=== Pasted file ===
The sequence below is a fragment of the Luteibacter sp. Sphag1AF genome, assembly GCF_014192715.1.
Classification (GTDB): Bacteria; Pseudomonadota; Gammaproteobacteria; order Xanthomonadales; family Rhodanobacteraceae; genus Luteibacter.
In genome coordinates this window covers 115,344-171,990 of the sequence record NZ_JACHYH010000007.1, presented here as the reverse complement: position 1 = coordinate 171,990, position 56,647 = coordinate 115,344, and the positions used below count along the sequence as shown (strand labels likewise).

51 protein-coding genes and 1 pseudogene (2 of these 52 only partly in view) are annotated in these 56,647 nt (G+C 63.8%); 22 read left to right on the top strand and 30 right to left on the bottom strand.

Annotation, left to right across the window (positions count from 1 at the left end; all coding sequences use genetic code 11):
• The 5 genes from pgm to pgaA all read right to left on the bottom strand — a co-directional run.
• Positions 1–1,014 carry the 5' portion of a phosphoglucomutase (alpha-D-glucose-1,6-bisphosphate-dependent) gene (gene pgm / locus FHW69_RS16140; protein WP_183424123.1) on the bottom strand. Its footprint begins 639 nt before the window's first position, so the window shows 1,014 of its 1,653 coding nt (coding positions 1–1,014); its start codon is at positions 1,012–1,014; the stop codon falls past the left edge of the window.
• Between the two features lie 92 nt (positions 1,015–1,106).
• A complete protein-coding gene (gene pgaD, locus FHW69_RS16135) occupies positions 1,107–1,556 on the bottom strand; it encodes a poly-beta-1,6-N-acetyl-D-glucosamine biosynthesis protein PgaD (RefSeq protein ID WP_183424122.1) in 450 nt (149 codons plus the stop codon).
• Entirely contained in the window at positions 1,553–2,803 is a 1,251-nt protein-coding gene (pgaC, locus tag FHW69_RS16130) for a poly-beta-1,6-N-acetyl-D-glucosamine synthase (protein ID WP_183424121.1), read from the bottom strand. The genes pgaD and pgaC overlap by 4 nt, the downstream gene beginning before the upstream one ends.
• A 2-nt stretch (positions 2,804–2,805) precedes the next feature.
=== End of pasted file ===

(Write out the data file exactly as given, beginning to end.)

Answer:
The sequence below is a fragment of the Luteibacter sp. Sphag1AF genome, assembly GCF_014192715.1.
Classification (GTDB): Bacteria; Pseudomonadota; Gammaproteobacteria; order Xanthomonadales; family Rhodanobacteraceae; genus Luteibacter.
In genome coordinates this window covers 115,344-171,990 of the sequence record NZ_JACHYH010000007.1, presented here as the reverse complement: position 1 = coordinate 171,990, position 56,647 = coordinate 115,344, and the positions used below count along the sequence as shown (strand labels likewise).

51 protein-coding genes and 1 pseudogene (2 of these 52 only partly in view) are annotated in these 56,647 nt (G+C 63.8%); 22 read left to right on the top strand and 30 right to left on the bottom strand.

Annotation, left to right across the window (positions count from 1 at the left end; all coding sequences use genetic code 11):
• The 5 genes from pgm to pgaA all read right to left on the bottom strand — a co-directional run.
• Positions 1–1,014 carry the 5' portion of a phosphoglucomutase (alpha-D-glucose-1,6-bisphosphate-dependent) gene (gene pgm / locus FHW69_RS16140; protein WP_183424123.1) on the bottom strand. Its footprint begins 639 nt before the window's first position, so the window shows 1,014 of its 1,653 coding nt (coding positions 1–1,014); its start codon is at positions 1,012–1,014; the stop codon falls past the left edge of the window.
• Between the two features lie 92 nt (positions 1,015–1,106).
• A complete protein-coding gene (gene pgaD, locus FHW69_RS16135) occupies positions 1,107–1,556 on the bottom strand; it encodes a poly-beta-1,6-N-acetyl-D-glucosamine biosynthesis protein PgaD (RefSeq protein ID WP_183424122.1) in 450 nt (149 codons plus the stop codon).
• Entirely contained in the window at positions 1,553–2,803 is a 1,251-nt protein-coding gene (pgaC, locus tag FHW69_RS16130) for a poly-beta-1,6-N-acetyl-D-glucosamine synthase (protein ID WP_183424121.1), read from the bottom strand. The genes pgaD and pgaC overlap by 4 nt, the downstream gene beginning before the upstream one ends.
• A 2-nt stretch (positions 2,804–2,805) precedes the next feature.